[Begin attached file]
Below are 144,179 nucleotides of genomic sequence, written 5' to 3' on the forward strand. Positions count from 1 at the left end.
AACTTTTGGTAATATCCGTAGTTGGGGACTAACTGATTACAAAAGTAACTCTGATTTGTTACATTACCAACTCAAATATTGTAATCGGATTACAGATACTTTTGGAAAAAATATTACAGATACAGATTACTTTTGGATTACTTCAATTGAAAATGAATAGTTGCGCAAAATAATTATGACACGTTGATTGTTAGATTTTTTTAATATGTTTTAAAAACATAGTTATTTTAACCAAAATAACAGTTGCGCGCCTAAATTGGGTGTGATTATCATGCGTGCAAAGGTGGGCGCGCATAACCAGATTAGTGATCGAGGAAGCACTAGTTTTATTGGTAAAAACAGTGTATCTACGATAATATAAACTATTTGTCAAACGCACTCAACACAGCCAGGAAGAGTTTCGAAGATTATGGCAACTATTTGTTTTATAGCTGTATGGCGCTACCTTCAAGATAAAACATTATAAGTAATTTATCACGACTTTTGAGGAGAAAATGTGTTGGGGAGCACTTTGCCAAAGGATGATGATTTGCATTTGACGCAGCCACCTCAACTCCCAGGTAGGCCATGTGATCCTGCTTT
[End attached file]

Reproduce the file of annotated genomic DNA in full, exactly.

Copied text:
Below are 144,179 nucleotides of genomic sequence, written 5' to 3' on the forward strand. Positions count from 1 at the left end.
AACTTTTGGTAATATCCGTAGTTGGGGACTAACTGATTACAAAAGTAACTCTGATTTGTTACATTACCAACTCAAATATTGTAATCGGATTACAGATACTTTTGGAAAAAATATTACAGATACAGATTACTTTTGGATTACTTCAATTGAAAATGAATAGTTGCGCAAAATAATTATGACACGTTGATTGTTAGATTTTTTTAATATGTTTTAAAAACATAGTTATTTTAACCAAAATAACAGTTGCGCGCCTAAATTGGGTGTGATTATCATGCGTGCAAAGGTGGGCGCGCATAACCAGATTAGTGATCGAGGAAGCACTAGTTTTATTGGTAAAAACAGTGTATCTACGATAATATAAACTATTTGTCAAACGCACTCAACACAGCCAGGAAGAGTTTCGAAGATTATGGCAACTATTTGTTTTATAGCTGTATGGCGCTACCTTCAAGATAAAACATTATAAGTAATTTATCACGACTTTTGAGGAGAAAATGTGTTGGGGAGCACTTTGCCAAAGGATGATGATTTGCATTTGACGCAGCCACCTCAACTCCCAGGTAGGCCATGTGATCCTGCTTT